I am a massive history nerd. I love the stuff. I can’t get enough of it. I loved the time I got to spend immersed in it in University, and I still enjoy dabbling in history with the books that I read. However, making a (traditional) career out of it isn’t for me; to live with History as a profession, I’d need to get a doctorate in it, and the process and the end results aren’t for me. To start off with, I’m good with being done with School; I think six years was enough. But the main problems for me are what being a professional, academic historian would mean: first, the ‘publish or die’ mentality isn’t one I can work with – I hate looking at a blank pages, knowing I have to fill them. Second, professional historians (from what I saw) have a hard time distinguishing between the professional and the personal – professional criticism is taken as personal insult, and animosities emerge and follow careers for years. No thanks. On both counts.
But, that doesn’t mean that I can’t keep my eye on the profession to see what the major trends and thought are. In recent years, I’ve become increasingly interested in how professional and academic history interacts with the public sphere. The dream for any professional historian is that they’ll become a popular historian, that is, that the general reading public will be so interested in what they have to say that they’ll buy their books. Authors like Pierre Burton are often viewed with envy (though he stumbles on respecting the academic historical conventions), but in recent years, historians like Margaret MacMillan have found a way to publish for the public while still holding to their professional rules.
Now, back when I was delusional and thought that a PhD was an option for me, I was shopping around for potential supervisors and was considering studying at the
. One of the luminaries at U of T that has a focus on British imperial history is MacMillan, so I knew about her and her work before my latest read, The Uses and Abuses of History, but I hadn’t read much of her work. However, The Uses and Abuses of History convinces me that I need to read more from her. University of Toronto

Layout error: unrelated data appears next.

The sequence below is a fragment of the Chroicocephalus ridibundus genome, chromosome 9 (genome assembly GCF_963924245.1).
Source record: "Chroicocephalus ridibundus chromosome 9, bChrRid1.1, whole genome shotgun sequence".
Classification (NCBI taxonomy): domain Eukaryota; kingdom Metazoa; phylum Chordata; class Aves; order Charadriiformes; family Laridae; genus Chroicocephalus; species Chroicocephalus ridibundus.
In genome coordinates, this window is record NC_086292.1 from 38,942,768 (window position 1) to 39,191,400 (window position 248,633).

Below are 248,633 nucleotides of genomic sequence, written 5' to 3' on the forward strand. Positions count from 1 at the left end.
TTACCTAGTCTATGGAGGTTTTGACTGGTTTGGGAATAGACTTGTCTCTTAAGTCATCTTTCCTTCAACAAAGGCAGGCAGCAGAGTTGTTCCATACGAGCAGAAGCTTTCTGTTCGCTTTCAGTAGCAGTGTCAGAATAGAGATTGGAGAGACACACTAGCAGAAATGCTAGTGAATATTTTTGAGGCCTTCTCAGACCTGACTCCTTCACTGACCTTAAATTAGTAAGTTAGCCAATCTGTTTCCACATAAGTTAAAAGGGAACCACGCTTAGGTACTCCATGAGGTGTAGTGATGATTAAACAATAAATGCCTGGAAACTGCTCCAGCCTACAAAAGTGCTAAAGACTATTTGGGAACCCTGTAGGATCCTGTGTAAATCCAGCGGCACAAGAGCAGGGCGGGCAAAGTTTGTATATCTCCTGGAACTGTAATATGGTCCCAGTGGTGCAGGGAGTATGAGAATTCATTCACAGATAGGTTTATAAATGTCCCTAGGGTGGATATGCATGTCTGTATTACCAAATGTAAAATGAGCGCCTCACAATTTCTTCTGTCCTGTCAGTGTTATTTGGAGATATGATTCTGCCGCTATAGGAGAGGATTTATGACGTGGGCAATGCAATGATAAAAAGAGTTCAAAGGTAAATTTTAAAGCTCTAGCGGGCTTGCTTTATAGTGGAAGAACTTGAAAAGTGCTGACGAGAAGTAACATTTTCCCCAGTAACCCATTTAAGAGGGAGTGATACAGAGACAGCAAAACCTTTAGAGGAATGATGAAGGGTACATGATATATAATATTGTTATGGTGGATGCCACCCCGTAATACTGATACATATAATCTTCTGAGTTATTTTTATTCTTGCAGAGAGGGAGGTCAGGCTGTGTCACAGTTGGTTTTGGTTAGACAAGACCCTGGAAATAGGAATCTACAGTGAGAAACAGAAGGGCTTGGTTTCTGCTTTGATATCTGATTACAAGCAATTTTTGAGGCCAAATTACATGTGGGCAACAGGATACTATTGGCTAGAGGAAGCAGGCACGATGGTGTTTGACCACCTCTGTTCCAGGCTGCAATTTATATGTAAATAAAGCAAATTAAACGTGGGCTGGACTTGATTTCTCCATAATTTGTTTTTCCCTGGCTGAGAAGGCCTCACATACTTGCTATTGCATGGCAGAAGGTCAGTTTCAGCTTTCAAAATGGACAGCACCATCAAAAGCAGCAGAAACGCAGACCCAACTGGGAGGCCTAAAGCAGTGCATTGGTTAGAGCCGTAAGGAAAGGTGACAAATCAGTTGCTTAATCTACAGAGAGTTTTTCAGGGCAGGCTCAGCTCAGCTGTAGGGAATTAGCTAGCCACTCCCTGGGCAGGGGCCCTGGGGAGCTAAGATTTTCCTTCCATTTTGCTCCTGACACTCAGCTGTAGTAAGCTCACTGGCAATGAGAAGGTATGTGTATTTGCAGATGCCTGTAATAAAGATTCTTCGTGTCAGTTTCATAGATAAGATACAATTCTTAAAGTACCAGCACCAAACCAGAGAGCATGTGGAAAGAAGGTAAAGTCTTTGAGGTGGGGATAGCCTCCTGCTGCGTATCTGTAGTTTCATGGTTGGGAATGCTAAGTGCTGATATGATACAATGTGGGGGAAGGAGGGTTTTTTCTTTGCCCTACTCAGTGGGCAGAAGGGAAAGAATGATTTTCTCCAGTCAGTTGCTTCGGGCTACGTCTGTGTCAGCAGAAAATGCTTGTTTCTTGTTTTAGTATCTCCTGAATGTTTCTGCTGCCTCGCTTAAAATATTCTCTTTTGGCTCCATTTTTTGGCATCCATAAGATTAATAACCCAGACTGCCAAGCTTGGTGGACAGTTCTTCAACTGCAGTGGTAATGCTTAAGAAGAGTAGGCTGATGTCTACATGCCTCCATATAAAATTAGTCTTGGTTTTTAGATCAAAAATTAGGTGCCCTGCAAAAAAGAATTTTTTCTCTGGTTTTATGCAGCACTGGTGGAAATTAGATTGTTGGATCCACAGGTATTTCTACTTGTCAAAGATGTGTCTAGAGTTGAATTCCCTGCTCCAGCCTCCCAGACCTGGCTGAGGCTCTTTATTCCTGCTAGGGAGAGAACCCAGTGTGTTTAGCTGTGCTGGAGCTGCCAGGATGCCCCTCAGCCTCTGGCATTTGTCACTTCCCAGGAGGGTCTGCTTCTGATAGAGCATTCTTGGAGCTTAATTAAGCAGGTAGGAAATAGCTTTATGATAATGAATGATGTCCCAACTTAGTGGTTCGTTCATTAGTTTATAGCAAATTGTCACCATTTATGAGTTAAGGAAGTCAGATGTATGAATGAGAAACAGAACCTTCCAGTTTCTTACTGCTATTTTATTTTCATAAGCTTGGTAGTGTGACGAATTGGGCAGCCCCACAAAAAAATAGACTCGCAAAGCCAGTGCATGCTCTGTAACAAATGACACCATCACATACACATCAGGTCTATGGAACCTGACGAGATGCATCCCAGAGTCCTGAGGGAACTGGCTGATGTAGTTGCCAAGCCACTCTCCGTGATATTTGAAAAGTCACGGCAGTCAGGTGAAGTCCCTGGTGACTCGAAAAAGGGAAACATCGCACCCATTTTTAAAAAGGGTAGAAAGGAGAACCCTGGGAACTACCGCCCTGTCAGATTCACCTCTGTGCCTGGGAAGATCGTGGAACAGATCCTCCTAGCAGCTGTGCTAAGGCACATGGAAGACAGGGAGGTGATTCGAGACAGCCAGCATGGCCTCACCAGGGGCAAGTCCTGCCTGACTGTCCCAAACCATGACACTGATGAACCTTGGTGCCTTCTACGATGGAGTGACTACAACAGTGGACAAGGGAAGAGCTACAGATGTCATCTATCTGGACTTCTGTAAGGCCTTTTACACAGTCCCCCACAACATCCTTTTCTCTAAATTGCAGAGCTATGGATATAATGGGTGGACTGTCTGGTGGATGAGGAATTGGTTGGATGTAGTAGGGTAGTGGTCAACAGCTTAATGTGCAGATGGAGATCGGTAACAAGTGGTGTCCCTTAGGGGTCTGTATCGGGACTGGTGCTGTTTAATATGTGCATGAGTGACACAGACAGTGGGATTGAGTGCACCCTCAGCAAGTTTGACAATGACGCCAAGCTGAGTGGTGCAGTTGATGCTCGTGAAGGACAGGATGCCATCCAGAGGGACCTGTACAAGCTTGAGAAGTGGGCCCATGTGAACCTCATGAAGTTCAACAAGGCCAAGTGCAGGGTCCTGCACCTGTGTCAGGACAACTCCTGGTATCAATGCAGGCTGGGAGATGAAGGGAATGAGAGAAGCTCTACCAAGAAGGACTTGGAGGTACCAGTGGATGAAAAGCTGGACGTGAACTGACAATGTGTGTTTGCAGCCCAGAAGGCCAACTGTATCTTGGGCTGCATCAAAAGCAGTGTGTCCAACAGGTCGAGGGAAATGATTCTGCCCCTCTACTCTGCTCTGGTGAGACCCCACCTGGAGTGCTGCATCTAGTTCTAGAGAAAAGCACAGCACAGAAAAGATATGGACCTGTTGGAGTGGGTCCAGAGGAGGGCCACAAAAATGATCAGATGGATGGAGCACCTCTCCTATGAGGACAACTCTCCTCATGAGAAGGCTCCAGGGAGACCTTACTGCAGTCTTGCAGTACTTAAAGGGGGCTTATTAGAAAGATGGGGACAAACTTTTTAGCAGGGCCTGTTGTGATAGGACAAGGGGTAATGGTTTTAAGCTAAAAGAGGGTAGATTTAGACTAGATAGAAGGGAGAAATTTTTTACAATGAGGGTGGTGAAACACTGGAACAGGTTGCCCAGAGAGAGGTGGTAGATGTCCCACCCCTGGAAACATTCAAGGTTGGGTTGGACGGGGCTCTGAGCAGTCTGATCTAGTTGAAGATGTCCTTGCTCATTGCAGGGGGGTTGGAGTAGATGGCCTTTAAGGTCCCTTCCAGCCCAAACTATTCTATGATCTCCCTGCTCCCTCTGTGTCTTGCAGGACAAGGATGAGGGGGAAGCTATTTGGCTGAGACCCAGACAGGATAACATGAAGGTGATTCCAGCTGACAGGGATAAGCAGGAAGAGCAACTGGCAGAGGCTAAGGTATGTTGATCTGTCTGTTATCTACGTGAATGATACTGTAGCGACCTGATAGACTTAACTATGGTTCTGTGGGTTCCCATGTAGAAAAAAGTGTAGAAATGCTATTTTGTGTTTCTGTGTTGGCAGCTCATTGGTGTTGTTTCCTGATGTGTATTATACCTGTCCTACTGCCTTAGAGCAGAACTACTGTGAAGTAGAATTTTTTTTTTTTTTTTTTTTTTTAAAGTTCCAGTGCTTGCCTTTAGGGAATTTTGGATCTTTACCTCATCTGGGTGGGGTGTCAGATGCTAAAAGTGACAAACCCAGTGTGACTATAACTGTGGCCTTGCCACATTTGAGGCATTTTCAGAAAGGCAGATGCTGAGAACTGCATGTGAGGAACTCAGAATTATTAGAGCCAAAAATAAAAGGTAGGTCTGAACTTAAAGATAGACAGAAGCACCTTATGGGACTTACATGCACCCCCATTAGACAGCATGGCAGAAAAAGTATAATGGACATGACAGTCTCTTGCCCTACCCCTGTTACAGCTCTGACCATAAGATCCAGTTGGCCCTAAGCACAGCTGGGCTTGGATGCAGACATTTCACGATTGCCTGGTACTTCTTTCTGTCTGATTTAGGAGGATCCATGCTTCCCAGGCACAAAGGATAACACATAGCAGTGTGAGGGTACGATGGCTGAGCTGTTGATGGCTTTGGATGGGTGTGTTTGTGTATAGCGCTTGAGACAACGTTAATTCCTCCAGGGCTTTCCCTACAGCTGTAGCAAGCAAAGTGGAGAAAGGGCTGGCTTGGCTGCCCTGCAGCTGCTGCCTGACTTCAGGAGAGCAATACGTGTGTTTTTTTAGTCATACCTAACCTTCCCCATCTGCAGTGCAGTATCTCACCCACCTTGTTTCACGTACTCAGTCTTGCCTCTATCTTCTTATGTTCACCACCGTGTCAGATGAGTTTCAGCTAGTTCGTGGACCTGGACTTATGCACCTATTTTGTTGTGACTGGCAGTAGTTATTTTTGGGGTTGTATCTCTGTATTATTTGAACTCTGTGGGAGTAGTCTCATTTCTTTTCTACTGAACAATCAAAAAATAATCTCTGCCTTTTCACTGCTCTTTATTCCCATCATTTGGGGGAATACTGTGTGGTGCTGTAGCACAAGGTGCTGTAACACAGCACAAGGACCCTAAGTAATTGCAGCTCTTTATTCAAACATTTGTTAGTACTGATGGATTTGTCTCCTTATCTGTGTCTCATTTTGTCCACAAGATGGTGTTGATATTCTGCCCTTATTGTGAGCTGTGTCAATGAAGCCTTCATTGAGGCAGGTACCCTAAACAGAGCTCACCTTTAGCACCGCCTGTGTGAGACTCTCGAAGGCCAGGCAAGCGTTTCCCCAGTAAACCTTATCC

MacMillan’s work is a collection of lectures/essays on how history is understood and used by the general public. She touches on how we use history to construct our personal understandings of self, how politicians use it to further their own ends, and how it influences our daily lives in the most innocuous of ways. With a series of well reasoned arguments, MacMillan tries to get her readers to consider how it is they interact with history, how it is forced upon them by external sources, and how it pervades every aspect of their daily life.
For a quasi-professional historian, it was interesting to see how an expert like MacMillan views the pervasive nature of history in everything we do. At multiple points, I saw my own thesis reflected back at me (both in support and in condemnation), and I was able to conceptualize how much history impacts my daily life often without my conscious knowledge. I would imagine that, for a non-historian, this books would be equally informative on how much of their daily life is wrapped up in historical forces without their knowledge.
I think MacMillan’s take-away message from this work is to be critical – everyone should always consider the why and wherefores when their heart-stings are tugged at; critically examine why it is your emotions have become involved in a situation, and odds are you’ll find that there is some sort of historical basis for it, and with a little extra examination, you’ll often find that history is repeating, or will repeat, itself.
So, final verdict? I’d say you should read this book. As MacMillan points out repeatedly, politicians are frequent users/abusers of history; if for no other reason that to see how and why we should critically examine why we feel the way we do in response to politicians, this is a valuable read. But on a more personal level, this book opens a door into the reader’s subconscious (if you’ll allow it) that illustrates why we behave the way we do, and why we think the way we think. It’s a stunning set of revelations that benefit all readers, not just the historians and academics out there.